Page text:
Native & Naturalized Plants of the Carolinas & Georgia


3354


Perennial

Native to the Carolinas & Georgia
Documented growing wild in GA NC SC

Common in Coastal Plain, uncommon in Piedmont, rare in Mountains

Look for it in marshes, wet areas, wet pine savannas, per Weakley's Flora

map
To see a detailed map, click here

 

...Wet

LEAVES:
Simple
Opposite
Leaves sessile

FLOWER:
Summer/Fall
White or shaded with lavender
5 sepals
2-lipped 5-lobed corolla (apparently 4-lobed, but the upper two lobes are fused)
2 stamens
Superior ovary
Flowers solitary in axils of leafy bracts

FRUIT:
Summer/Fall
Capsule

 

TO LEARN MORE about this plant, look it up in a good book!



Spermatophytes (seed plants): Angiosperms (flowering plants): Eudicots: Core Eudicots: Asterids: Lamiids: Lamiales

WEAKLEY'S FLORA (11/30/12):
Sophronanthe pilosa   FAMILY Plantaginaceae

SYNONYMOUS WITH PLANTS NATIONAL DATABASE:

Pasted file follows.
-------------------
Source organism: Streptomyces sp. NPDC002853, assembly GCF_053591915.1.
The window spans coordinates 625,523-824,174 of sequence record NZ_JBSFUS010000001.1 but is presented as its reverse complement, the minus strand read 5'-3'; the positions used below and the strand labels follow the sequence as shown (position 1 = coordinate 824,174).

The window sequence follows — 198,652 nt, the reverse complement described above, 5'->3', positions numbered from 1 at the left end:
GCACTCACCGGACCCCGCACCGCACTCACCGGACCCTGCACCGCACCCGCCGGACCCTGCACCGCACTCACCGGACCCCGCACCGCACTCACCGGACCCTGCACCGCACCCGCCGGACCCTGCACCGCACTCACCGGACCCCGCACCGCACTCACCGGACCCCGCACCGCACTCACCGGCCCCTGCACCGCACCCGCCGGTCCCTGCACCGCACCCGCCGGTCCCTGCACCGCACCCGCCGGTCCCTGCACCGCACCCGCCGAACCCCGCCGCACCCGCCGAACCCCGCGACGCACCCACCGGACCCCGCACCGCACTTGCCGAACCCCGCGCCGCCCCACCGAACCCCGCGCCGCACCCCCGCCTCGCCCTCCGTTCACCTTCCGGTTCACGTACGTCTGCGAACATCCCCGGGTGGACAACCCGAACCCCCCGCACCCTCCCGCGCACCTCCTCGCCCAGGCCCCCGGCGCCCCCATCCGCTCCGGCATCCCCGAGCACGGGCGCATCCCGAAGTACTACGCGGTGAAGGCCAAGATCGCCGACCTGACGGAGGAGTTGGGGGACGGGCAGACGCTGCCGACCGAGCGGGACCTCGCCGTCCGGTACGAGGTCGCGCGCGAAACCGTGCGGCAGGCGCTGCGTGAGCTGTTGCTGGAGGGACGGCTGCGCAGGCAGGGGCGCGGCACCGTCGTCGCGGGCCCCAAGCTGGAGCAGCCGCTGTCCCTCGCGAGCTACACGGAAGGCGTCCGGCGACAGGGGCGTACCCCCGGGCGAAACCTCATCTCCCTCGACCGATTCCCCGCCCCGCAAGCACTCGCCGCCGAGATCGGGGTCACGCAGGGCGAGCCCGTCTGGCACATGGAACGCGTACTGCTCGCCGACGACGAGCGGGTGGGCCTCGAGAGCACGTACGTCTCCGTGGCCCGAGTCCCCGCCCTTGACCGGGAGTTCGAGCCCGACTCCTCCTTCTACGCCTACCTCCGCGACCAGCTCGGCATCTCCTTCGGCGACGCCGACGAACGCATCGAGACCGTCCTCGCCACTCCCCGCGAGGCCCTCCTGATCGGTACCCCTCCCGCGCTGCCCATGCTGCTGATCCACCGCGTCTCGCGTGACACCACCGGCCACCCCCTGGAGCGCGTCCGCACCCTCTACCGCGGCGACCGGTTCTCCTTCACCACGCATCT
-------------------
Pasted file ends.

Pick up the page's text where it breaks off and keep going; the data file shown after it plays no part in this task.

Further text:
Gratiola pilosa   FAMILY Scrophulariaceae

SYNONYMOUS WITH VASCULAR FLORA OF THE CAROLINAS (1968) 166-07-001:
Gratiola pilosa   FAMILY Scrophulariaceae

SYNONYMOUS WITH Manual of the Southeastern Flora (Small, 1933)
Tragiola pilosa

 

COMMON NAME:
Shaggy Hedge-hyssop, Pilose Hedge-hyssop


Click or hover over the thumbnails to see larger pictures.

image of Sophronanthe pilosa

USDA-NRCS PLANTS Database / Britton, N.L., and A. Brown. 1913    pnd_sopi4_001_lvd

        

image of Sophronanthe pilosa

Richard and Teresa Ware    rtw_s_pilosa_shaggyhedge2

July        

Flowers occur singly at leaf bases, nearly sessile, with two leafy bracts, per Wildflowers of the Sandhills Region.

image of Sophronanthe pilosa

Richard and Teresa Ware    rtw_s_pilosa_shaggyhedgeh

July        

Plant usually unbranched, pilose (hairs stick straight out), per Wildflowers of the Sandhills Region.